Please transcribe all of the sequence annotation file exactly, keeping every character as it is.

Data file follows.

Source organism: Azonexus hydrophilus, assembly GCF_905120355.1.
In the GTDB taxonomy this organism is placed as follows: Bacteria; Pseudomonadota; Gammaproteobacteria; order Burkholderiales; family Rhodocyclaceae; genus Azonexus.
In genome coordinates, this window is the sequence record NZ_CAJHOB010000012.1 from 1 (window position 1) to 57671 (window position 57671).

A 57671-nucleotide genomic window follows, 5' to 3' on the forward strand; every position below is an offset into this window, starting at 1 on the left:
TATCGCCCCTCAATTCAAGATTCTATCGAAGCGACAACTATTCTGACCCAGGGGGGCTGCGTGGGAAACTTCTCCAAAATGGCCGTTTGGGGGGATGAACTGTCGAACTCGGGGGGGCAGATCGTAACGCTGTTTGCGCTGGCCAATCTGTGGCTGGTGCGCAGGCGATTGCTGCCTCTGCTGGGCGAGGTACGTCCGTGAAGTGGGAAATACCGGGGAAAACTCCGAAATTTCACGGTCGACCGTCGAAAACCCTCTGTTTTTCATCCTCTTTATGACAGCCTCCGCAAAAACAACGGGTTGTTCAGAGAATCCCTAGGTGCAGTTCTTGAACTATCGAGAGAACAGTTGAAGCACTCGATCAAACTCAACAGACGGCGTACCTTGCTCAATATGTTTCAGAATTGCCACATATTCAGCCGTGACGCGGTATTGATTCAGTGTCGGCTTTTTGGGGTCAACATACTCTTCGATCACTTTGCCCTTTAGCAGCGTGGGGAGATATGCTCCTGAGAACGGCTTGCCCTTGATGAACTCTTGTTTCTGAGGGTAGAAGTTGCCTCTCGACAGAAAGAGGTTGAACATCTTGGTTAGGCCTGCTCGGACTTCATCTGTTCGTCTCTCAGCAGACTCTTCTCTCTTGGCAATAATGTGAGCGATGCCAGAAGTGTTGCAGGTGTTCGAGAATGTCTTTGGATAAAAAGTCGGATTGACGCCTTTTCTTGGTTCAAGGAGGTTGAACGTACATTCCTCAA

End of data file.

Source organism: Azonexus hydrophilus, assembly GCF_905120355.1.
In the GTDB taxonomy this organism is placed as follows: Bacteria; Pseudomonadota; Gammaproteobacteria; order Burkholderiales; family Rhodocyclaceae; genus Azonexus.
In genome coordinates, this window is the sequence record NZ_CAJHOB010000012.1 from 1 (window position 1) to 57671 (window position 57671).

A 57671-nucleotide genomic window follows, 5' to 3' on the forward strand; every position below is an offset into this window, starting at 1 on the left:
TATCGCCCCTCAATTCAAGATTCTATCGAAGCGACAACTATTCTGACCCAGGGGGGCTGCGTGGGAAACTTCTCCAAAATGGCCGTTTGGGGGGATGAACTGTCGAACTCGGGGGGGCAGATCGTAACGCTGTTTGCGCTGGCCAATCTGTGGCTGGTGCGCAGGCGATTGCTGCCTCTGCTGGGCGAGGTACGTCCGTGAAGTGGGAAATACCGGGGAAAACTCCGAAATTTCACGGTCGACCGTCGAAAACCCTCTGTTTTTCATCCTCTTTATGACAGCCTCCGCAAAAACAACGGGTTGTTCAGAGAATCCCTAGGTGCAGTTCTTGAACTATCGAGAGAACAGTTGAAGCACTCGATCAAACTCAACAGACGGCGTACCTTGCTCAATATGTTTCAGAATTGCCACATATTCAGCCGTGACGCGGTATTGATTCAGTGTCGGCTTTTTGGGGTCAACATACTCTTCGATCACTTTGCCCTTTAGCAGCGTGGGGAGATATGCTCCTGAGAACGGCTTGCCCTTGATGAACTCTTGTTTCTGAGGGTAGAAGTTGCCTCTCGACAGAAAGAGGTTGAACATCTTGGTTAGGCCTGCTCGGACTTCATCTGTTCGTCTCTCAGCAGACTCTTCTCTCTTGGCAATAATGTGAGCGATGCCAGAAGTGTTGCAGGTGTTCGAGAATGTCTTTGGATAAAAAGTCGGATTGACGCCTTTTCTTGGTTCAAGGAGGTTGAACGTACATTCCTCAA